Academic journal article Law and Contemporary Problems

Consumertarian Default Rules

Academic journal article Law and Contemporary Problems

Consumertarian Default Rules

Article excerpt

I

INTRODUCTION

Default rules fill in missing terms in contracts. A great deal of contracts scholarship from recent decades tackles the question of how courts and other legal institutions should pick gap-filler terms. In this Article we advocate an approach that we call "consumertarian default rules." Rather than trying to identify the missing term that judges or legislators think both parties to a consumer contract would have agreed to in the absence of transaction costs, we propose focusing solely on the missing term that consumers in general expect.

Part II of this Article situates consumertarian default rules among well-known alternative approaches to filling in missing contractual terms, such as majoritarian default rules and penalty default rules. It explains that the consumertarian approach can, in some contexts, address major shortcomings associated with the more familiar alternatives. In the main, we suggest that it is easier for courts or other decision-makers to identify the contents of a consumertarian default rule, and that a consumertarian default rule is a penalty default rule whose contours are relatively easy to determine ex ante and that often provides an appropriately titrated penalty to promote information revelation. Part III points to a few instances where courts already use consumertarian default rules, albeit without providing a strong theoretical explanation for that approach. Part III also considers more fully the ex ante incentives created by consumertarian default rules.

Part IV reports on the results of an original study undertaken by the authors. In the study, we collect data from a census-weighted sample of American adults on consumer privacy expectations and preferences. Though consumer preferences and expectations reveal heterogeneity with respect to common uses of their data and precautions taken with their data by major technology firms like Google, Amazon, Facebook, and 23andMe, there are many domains in which a rather clear consensus exists. After analyzing these data, we argue that defining the content of consumertarian default rules is reasonably straightforward. The study thus functions as a proof of concept for the consumertarian approach.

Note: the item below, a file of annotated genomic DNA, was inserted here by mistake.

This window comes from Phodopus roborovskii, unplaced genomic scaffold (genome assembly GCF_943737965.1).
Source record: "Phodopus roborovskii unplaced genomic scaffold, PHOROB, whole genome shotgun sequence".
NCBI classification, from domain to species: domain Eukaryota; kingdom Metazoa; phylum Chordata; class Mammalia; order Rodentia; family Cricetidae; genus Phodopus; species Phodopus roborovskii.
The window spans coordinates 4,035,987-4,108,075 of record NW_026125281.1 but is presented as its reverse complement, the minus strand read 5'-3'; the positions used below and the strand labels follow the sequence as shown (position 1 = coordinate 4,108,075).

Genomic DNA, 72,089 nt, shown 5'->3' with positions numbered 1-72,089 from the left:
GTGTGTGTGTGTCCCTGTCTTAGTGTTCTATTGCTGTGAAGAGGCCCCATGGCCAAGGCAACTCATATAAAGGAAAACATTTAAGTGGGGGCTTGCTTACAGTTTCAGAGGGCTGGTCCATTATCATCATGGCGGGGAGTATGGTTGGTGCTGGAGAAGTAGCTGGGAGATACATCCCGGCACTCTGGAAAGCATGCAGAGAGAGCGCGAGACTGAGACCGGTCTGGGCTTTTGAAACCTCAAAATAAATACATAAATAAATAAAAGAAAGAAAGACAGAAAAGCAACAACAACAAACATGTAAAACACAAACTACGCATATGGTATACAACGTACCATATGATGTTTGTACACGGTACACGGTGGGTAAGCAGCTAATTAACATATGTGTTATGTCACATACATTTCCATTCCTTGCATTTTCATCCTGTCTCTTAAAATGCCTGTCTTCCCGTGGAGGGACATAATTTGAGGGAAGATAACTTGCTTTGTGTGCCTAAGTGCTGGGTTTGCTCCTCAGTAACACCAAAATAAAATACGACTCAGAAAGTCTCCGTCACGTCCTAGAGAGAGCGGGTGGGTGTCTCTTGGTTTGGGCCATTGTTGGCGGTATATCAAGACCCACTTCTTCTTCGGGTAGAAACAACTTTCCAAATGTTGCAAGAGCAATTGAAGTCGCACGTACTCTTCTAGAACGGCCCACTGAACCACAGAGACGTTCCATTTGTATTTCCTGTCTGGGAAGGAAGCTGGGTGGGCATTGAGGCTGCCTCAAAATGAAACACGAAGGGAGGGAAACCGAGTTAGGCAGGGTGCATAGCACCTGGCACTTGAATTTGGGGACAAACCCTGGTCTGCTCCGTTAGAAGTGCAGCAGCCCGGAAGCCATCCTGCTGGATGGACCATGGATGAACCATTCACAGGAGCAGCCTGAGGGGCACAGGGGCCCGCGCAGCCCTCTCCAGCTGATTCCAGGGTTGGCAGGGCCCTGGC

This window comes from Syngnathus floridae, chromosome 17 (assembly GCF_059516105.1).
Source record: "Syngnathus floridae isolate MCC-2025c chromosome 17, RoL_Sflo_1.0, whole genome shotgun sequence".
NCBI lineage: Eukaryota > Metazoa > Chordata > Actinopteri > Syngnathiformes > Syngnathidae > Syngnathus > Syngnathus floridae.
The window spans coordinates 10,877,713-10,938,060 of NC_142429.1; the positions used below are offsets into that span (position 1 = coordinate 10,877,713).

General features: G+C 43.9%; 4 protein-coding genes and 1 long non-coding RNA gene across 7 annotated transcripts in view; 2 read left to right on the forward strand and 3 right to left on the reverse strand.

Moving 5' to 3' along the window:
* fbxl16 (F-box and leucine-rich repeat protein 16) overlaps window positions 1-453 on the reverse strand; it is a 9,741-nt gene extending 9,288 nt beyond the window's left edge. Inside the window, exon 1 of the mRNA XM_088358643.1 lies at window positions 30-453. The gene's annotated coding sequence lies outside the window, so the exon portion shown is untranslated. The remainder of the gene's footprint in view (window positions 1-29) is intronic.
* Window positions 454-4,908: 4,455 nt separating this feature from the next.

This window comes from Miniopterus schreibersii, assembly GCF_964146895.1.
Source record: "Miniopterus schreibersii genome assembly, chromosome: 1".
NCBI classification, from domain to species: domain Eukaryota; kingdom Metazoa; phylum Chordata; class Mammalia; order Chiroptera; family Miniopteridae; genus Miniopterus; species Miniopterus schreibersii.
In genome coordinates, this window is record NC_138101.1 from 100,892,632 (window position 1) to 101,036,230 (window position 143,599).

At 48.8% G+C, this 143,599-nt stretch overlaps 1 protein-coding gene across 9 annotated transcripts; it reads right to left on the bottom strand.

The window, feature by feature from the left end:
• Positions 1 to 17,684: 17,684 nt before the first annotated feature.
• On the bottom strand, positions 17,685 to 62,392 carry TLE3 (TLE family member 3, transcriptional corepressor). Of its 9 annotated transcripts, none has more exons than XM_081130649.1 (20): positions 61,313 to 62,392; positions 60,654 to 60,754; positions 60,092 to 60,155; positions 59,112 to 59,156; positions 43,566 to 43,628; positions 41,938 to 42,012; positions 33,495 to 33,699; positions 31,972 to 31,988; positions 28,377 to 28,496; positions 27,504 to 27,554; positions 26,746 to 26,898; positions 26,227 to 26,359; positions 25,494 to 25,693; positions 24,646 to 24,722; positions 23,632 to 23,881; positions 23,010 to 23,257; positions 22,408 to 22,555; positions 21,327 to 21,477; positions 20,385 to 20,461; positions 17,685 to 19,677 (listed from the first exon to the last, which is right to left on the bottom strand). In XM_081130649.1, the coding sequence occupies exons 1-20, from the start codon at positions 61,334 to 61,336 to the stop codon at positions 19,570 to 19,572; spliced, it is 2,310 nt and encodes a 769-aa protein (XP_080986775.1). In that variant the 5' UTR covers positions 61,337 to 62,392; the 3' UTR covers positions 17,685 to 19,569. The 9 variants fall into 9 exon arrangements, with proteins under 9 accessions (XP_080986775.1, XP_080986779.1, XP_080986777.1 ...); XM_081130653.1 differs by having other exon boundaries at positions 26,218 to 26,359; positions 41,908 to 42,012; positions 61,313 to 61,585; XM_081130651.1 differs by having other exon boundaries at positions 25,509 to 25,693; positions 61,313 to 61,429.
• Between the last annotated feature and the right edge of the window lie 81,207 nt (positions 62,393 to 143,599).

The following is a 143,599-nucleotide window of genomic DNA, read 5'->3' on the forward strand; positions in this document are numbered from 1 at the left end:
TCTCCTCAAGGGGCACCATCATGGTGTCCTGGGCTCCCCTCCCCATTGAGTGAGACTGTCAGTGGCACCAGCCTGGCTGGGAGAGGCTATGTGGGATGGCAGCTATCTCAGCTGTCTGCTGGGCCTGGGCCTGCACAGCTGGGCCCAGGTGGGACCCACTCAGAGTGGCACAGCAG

Part V discusses important variations in the consumertarian default rule approach. We show how introducing friction can enable consumertarian defaults to resemble mandatory rules. We also examine the design choices to be made about whether consumertarian default rules are best tied to consumer expectations or preferences where the two differ, and how they might be used outside of the adversarial legal system. We conclude this Part by discussing the application of the consumertarian approach to questions involving contractual ambiguity, which may present distinct challenges from those associated with contractual silence. In short, we argue that in various important contexts, consumertarian default rules will be superior to alternatives such as majoritarian default rules, mandatory rules, or penalty default rules that impose undesirable terms on both parties.

II

DECIDING ON DEFAULT RULES

To make things concrete, let's begin our analysis with a simple example. Suppose Jane goes out of town and visits her destination airport's Budget Rental Car agency to rent a vehicle. Who can drive the car? The answer to this and any other contract question depends on some combination of the words of the rental agreement and any applicable default and mandatory rules provided by law. We know what Budget's rental terms say because the terms were relevant to the outcome of a recent United States Supreme Court case. (1) In this instance, the question of who can drive the rental car is explicitly addressed by the following language in Budget's rental agreement:

   I understand that the only ones permitted to drive the vehicle
   other than the renter are the renter's spouse, the renter's
   co-employee (with the renter's permission, while on company
   business), or a person who appears at the time of the rental and
   signs an Additional Driver Form. … 
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